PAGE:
In addition, the Lake County Free Clinic raises funds through its annual Run for the Health of It 5K race and 1-mile walk, to be held this year on Oct. 13 at Lake Erie Bluffs in Perry Township. More information about the race can be found on the organization’s website at

Hiller is no stranger to cultivating various sources of local funding for free clinics, having worked at the Cleveland Free Clinic for 27 years. For 20 of those years, he served as the organization’s executive director.

“I’ve done a lot of national consulting for free clinics and I always say to them, ‘The only way you can have a successful free clinic is if you have a strong community base of support,’ ” Hiller said.

Providing services

Lake County Free Clinic has been a part of the community since 1971, when it opened on Heisley Road in Mentor. About 25 years ago, the clinic relocated to Painesville.

Hiller considers the clinic’s current location in downtown Painesville as “sort of the epicenter for the patient population we focus on serving.”

“Our primary population are the uninsured … as far as the demographics of the uninsured and their ability to reach us, this general location is ideal for us,” he said. “We would anticipate remaining in this area as long as our population is most concentrated in this area.”

When it comes to staffing the clinic, a combination of paid personnel and volunteers join forces to fulfill the needs of patients.

While the clinic employs four full-time and four part-time employees, it also maintains a roster of volunteer doctors, nurse practitioners, physician assistants, nurses and medical assistants; as well as helpers who donate their time and talents in the areas of patient intake and follow-up, and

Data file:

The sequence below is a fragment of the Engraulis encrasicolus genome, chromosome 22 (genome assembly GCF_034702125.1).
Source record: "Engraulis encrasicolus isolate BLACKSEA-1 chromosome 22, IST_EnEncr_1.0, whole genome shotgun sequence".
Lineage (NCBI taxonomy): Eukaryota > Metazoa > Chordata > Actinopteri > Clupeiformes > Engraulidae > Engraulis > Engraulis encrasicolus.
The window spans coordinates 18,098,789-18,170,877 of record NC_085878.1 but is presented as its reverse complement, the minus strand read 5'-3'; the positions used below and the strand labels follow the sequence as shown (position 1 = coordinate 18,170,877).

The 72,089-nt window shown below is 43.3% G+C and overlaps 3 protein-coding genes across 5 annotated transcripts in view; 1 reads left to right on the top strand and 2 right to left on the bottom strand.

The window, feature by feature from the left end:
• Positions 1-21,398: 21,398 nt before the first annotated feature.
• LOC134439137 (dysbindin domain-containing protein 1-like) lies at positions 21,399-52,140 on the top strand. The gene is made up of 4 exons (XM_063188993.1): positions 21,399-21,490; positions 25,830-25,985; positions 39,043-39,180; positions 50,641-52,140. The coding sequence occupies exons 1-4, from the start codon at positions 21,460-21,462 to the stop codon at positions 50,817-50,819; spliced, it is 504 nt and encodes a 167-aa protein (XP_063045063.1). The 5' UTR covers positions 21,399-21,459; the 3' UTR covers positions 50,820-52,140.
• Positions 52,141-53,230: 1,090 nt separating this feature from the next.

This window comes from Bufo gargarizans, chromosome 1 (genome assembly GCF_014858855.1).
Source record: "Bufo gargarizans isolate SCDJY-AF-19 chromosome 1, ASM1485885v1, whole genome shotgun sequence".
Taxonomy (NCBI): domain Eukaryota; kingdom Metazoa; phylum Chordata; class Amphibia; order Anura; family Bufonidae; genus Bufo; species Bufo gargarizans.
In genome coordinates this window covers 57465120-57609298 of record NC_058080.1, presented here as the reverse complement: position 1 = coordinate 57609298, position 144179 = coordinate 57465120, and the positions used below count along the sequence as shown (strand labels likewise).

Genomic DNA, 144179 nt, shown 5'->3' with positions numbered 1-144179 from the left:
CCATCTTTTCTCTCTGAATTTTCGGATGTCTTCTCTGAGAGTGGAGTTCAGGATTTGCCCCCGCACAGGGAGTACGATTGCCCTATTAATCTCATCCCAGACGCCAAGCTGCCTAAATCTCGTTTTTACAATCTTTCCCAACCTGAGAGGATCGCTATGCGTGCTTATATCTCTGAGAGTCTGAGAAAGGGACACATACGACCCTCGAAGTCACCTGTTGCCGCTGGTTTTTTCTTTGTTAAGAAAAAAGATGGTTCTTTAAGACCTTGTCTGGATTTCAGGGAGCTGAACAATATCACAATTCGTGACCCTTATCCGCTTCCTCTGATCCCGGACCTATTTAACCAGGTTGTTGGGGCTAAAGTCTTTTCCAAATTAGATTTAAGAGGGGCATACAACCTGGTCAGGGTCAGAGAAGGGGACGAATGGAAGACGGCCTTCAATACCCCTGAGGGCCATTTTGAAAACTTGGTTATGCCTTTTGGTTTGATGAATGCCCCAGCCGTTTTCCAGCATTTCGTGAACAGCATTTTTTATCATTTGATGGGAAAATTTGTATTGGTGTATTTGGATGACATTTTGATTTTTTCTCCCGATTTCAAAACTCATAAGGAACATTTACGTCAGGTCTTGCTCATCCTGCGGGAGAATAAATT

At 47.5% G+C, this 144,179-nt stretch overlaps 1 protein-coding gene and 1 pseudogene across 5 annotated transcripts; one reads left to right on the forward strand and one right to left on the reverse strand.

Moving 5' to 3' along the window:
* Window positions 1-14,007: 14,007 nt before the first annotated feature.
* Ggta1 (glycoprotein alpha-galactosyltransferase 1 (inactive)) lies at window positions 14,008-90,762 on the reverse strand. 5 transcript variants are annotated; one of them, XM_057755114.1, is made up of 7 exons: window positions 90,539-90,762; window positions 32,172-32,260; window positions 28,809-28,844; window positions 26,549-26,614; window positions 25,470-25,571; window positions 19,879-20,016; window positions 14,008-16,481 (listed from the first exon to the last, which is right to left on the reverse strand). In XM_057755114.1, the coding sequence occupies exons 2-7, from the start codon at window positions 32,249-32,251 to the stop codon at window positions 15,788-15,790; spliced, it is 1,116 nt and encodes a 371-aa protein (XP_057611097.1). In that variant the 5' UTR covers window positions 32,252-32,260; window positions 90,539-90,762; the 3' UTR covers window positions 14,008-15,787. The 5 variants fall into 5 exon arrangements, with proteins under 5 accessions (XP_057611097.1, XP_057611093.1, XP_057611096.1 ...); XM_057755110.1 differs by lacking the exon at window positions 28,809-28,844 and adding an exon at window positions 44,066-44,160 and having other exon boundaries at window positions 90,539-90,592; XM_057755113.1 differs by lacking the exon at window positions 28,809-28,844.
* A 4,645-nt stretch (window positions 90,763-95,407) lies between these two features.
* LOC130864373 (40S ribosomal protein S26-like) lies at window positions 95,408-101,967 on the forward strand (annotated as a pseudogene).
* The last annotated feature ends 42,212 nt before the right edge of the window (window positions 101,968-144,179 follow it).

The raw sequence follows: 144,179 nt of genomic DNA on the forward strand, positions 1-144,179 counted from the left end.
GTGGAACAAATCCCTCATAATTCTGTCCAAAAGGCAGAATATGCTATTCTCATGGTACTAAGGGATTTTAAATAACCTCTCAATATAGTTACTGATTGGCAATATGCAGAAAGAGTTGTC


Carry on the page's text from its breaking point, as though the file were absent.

administrative duties.

“So, were it not for our volunteers, we would be able to see significantly fewer patients,” Hiller said.

The clinic is always actively seeking additional volunteers.

“It is an ongoing and major focus of the organization,” Hiller said.

However, scheduling those volunteers can be challenging because space at the clinic is cramped.

“There’s only so many people you can have moving back and forth,” Hiller said. “For us, scheduling volunteers is a juggling act. We do pretty well at it.”

Extra hours

Hiller said the next likely step to increase patients’ access to services would be adding some regular weekend and evening hours — “to make our care available at times that people don’t have to miss work to utilize it.”

“If we’re able to open those hours, it may also open some doors for us to recruit some volunteers who might not have been able to come in during more regular hours,” he said.

Currently, the Lake County Free Clinic’s regular hours are 8 a.m. to 4 p.m. on Mondays; 8 a.m. to 5 p.m.  on Tuesdays, Wednesdays and Thursdays; and 8 a.m. to 1 p.m. on Fridays. The clinic also is open occasionally on Saturdays and just started piloting what it hopes will become a one evening per week program, Hiller said.

While making services available to more patients is a desirable goal, Hiller said it would be important to monitor how that change affects three key areas at the clinic: space, finances and personnel.

“It may be space won’t be as much of an issue,” he said. “We will need additional manpower … and we’ll need operational support to increase, because while we are free to the patients, it costs us for every service we provide. So as we do this, we anticipate our operating budget will increase.”